It's just interesting, is all.
First off, Philomath actually doesn't exist. It was supposed to exist and it almost existed, and the people who wanted it to exist were downright doggedly determined to make it exist.
It just didn't.
The word means "lover of learning," and that's effectively what the place set out to be, after an original attempt to call it "Bethleham." One would suppose that "Bethleham" (or "Bethlehem") had already been taken.
It's in Union County, a few crow hops north of Brownsville, and it currently has a couple of farmhouses. But a 19th century map shows it was platted with streets, and a "college" lot that makes Philomath more interesting than just rudimentary trivia.
Its founders were the Rev. Jonathan Kidwell and Joseph Adams, who in 1832 posted a notice in a Cincinnati newspaper:
"Know ye that we, the undersigned,have purchased the town plat of Bethlem, Union Co., Ind., and intend to lay off and attach the said plat to the town of Philomath. All persons having claims on the said plat of Bethleham, will attend to this notion, come forward and establish their caim, or forever hold their peace."
So, in June 1833, Philomath was born and a man named Nathanial Chapman opened a grocery and gin mill.
Kidwell had an agenda. He was a Universalist minister and was in charge of spreading the word of the church across the southeastern corner of Indiana. He worked hard to make Philomath succeed.
The proprieters of the village advertised extensively through the press. "All useful mechanics who wish to settle in this village are requested to call and examine for themselves -- millwrights, carpenters, house joiners, masons, cabinet makers, a good book-binder, a tinner -- have choice building lots on a good credit, at a fair price and pay for the same in their own professional labor. Strangers are requested to bring credentials of their moral character, as none but men of sober habits and good morals will be employed, and all such will find it to their interest to give us a call."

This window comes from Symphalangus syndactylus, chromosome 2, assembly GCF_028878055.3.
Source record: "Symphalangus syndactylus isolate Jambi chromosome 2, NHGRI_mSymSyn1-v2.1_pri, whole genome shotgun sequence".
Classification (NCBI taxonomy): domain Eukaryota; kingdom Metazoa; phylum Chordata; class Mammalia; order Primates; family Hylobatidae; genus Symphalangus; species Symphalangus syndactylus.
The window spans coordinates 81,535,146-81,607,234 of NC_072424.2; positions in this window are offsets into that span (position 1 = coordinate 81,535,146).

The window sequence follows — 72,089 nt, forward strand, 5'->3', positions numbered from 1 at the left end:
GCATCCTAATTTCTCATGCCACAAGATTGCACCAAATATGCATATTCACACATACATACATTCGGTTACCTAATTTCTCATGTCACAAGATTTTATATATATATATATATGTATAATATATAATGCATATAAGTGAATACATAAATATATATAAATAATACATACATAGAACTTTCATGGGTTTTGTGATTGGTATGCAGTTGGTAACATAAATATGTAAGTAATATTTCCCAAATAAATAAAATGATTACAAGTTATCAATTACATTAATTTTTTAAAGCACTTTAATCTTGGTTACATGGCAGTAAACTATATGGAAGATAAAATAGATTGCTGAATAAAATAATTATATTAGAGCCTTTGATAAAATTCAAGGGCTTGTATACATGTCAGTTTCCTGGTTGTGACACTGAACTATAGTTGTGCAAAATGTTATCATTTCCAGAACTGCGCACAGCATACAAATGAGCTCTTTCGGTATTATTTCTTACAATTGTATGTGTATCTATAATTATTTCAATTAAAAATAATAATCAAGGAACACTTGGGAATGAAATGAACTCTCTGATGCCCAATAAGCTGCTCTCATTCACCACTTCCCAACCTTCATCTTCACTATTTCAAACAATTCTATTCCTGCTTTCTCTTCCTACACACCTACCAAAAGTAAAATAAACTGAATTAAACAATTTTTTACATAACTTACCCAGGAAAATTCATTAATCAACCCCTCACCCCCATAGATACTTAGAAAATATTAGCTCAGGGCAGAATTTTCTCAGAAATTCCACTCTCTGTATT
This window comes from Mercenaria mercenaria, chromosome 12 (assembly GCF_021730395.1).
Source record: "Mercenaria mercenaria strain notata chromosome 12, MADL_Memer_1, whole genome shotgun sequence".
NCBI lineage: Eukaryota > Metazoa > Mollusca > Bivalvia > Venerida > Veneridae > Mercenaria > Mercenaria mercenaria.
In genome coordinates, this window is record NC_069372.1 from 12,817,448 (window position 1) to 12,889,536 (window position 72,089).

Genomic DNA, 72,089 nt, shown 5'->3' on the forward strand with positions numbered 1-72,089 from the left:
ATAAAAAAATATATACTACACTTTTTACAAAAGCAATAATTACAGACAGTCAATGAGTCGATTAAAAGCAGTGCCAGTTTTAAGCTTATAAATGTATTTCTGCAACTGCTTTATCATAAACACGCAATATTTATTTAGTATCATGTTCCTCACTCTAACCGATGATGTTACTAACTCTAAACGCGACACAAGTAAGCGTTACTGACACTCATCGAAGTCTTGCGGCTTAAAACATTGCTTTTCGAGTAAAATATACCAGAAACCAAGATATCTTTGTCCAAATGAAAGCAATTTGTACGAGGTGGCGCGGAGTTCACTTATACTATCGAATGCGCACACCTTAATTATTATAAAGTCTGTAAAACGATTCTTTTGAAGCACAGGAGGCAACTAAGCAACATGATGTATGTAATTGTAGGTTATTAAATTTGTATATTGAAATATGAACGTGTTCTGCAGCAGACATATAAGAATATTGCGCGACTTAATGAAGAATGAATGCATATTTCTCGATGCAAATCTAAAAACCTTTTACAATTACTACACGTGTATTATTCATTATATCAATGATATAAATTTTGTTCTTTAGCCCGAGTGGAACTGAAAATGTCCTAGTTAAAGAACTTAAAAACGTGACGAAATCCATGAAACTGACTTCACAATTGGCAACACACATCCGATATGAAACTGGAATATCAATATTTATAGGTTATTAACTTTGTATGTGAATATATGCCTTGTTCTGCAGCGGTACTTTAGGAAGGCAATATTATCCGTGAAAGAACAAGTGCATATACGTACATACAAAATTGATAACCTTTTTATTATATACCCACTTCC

Kidwell and Adams wanted to turn the town into an educational utopia, the seat of the "Western Union Seminary" -- the place where the Universalist creed could be studied, promoted and advanced.
Kidwell's "seminary" didn't ever amount to much, if anything. The town plat shows it's on the map, but it was probably nothing more than a cabin in the woods where Kidwell ran a printing press promoting his Universalist doctrine. The church did hold a "regional" conference there, but one wonders exactly how that worked.
The Universalists were strict abolitionists (as were the Quakers and Presbyterians) and were significantly more creative in their approach to Christianity. Their philosophy was effectively just an open-door policy, guaranteeing salvation for everyone based on the principle of an abiding and benevolent divine creator. The sect endures in different forms today.
Kidwell's reach is rather broad, from Richmond southward to Cincinnati. A Universalist church was founded in 1840 in Fairfield and existed for about six years and guess who its minister was?
The Universalists established churches in several towns in the Whitewater Valley with a fairly large one in the area east of Billingsville near College Corner, Ohio.
The "College Lot" was where the learning occurred. Some reports, however, claimed that visitors to the town didn't find the place to be "very smart." Note that everything was taxed as "farm property."